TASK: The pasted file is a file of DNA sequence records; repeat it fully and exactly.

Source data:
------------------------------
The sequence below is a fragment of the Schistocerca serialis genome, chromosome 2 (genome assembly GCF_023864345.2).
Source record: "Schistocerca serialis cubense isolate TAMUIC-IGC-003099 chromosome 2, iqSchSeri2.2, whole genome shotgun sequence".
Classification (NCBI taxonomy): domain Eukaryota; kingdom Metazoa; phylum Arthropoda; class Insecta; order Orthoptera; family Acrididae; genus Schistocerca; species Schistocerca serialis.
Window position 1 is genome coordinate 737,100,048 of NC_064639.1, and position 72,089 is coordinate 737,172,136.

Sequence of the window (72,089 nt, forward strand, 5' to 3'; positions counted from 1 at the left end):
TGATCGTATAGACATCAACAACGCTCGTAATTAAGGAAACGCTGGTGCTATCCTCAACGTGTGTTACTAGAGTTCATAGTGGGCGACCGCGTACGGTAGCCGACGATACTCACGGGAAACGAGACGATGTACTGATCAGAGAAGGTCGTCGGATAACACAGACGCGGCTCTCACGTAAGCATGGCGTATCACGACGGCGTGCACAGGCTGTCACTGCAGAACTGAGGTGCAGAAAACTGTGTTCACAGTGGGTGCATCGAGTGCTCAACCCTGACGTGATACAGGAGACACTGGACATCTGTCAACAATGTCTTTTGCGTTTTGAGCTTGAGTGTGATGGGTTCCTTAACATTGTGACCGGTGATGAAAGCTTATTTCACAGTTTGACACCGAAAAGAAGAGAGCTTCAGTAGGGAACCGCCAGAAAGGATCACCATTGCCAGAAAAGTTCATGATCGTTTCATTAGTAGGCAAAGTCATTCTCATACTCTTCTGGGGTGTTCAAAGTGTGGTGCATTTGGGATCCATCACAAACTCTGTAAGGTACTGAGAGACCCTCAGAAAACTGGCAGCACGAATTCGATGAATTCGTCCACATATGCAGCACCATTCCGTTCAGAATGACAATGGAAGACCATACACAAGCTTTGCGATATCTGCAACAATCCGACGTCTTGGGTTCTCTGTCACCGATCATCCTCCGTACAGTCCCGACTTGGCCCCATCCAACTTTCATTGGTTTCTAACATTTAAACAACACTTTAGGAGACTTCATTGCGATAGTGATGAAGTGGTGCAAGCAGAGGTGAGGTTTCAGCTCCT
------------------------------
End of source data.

The sequence below is a fragment of the Schistocerca serialis genome, chromosome 2 (genome assembly GCF_023864345.2).
Source record: "Schistocerca serialis cubense isolate TAMUIC-IGC-003099 chromosome 2, iqSchSeri2.2, whole genome shotgun sequence".
Classification (NCBI taxonomy): domain Eukaryota; kingdom Metazoa; phylum Arthropoda; class Insecta; order Orthoptera; family Acrididae; genus Schistocerca; species Schistocerca serialis.
Window position 1 is genome coordinate 737,100,048 of NC_064639.1, and position 72,089 is coordinate 737,172,136.

Sequence of the window (72,089 nt, forward strand, 5' to 3'; positions counted from 1 at the left end):
TGATCGTATAGACATCAACAACGCTCGTAATTAAGGAAACGCTGGTGCTATCCTCAACGTGTGTTACTAGAGTTCATAGTGGGCGACCGCGTACGGTAGCCGACGATACTCACGGGAAACGAGACGATGTACTGATCAGAGAAGGTCGTCGGATAACACAGACGCGGCTCTCACGTAAGCATGGCGTATCACGACGGCGTGCACAGGCTGTCACTGCAGAACTGAGGTGCAGAAAACTGTGTTCACAGTGGGTGCATCGAGTGCTCAACCCTGACGTGATACAGGAGACACTGGACATCTGTCAACAATGTCTTTTGCGTTTTGAGCTTGAGTGTGATGGGTTCCTTAACATTGTGACCGGTGATGAAAGCTTATTTCACAGTTTGACACCGAAAAGAAGAGAGCTTCAGTAGGGAACCGCCAGAAAGGATCACCATTGCCAGAAAAGTTCATGATCGTTTCATTAGTAGGCAAAGTCATTCTCATACTCTTCTGGGGTGTTCAAAGTGTGGTGCATTTGGGATCCATCACAAACTCTGTAAGGTACTGAGAGACCCTCAGAAAACTGGCAGCACGAATTCGATGAATTCGTCCACATATGCAGCACCATTCCGTTCAGAATGACAATGGAAGACCATACACAAGCTTTGCGATATCTGCAACAATCCGACGTCTTGGGTTCTCTGTCACCGATCATCCTCCGTACAGTCCCGACTTGGCCCCATCCAACTTTCATTGGTTTCTAACATTTAAACAACACTTTAGGAGACTTCATTGCGATAGTGATGAAGTGGTGCAAGCAGAGGTGAGGTTTCAGCTCCT